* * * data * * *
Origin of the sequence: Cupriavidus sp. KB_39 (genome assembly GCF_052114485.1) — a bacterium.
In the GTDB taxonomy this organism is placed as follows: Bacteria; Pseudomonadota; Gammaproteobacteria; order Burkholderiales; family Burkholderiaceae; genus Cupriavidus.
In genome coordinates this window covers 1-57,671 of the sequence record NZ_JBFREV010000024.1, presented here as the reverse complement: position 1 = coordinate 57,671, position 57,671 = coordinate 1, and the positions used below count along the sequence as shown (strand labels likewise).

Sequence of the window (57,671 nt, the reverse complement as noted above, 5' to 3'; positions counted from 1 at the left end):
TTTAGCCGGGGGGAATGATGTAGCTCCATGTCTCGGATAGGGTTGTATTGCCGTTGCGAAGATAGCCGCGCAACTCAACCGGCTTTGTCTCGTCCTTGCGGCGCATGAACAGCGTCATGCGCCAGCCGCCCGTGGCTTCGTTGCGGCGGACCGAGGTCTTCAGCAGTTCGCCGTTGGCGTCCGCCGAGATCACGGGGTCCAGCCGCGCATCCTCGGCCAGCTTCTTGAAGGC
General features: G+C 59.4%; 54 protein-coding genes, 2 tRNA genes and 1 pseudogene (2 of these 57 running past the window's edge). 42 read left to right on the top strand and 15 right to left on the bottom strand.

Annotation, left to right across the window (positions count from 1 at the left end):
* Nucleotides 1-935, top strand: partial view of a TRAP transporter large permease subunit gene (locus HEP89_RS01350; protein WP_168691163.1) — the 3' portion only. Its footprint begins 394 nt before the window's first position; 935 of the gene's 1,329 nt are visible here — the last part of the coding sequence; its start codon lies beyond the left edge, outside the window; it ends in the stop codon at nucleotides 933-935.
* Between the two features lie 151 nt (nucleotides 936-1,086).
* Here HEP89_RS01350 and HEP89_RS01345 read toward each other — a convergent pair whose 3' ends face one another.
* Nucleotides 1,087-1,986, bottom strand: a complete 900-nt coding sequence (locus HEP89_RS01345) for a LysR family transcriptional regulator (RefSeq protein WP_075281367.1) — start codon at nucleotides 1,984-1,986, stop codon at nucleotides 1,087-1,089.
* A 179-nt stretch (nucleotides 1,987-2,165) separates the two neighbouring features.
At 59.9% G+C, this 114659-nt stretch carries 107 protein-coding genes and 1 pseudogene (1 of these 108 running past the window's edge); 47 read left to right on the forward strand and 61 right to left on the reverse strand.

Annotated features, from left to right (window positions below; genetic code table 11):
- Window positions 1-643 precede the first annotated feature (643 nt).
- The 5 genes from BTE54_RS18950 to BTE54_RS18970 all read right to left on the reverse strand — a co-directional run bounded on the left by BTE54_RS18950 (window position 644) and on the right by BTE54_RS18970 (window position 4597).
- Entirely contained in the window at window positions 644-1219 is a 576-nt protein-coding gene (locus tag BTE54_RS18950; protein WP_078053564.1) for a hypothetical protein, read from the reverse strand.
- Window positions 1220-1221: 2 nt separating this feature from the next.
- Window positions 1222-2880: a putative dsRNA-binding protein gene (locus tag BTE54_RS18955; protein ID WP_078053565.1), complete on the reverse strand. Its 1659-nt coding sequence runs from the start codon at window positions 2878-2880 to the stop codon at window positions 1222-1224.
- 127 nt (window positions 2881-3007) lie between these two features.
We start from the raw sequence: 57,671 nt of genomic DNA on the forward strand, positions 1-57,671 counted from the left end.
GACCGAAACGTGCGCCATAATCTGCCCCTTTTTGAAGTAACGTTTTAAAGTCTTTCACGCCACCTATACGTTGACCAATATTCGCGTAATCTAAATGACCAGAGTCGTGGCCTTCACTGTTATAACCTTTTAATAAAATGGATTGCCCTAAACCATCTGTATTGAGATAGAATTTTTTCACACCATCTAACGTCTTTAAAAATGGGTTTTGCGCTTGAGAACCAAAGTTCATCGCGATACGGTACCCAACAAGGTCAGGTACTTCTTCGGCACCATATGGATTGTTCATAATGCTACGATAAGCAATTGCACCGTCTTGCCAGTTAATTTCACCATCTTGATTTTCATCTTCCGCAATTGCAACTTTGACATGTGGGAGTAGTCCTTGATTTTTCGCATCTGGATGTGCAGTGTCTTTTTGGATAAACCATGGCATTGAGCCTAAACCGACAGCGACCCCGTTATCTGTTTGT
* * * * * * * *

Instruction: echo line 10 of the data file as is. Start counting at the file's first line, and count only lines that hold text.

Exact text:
* Here HEP89_RS01350 and HEP89_RS01345 read toward each other — a convergent pair whose 3' ends face one another.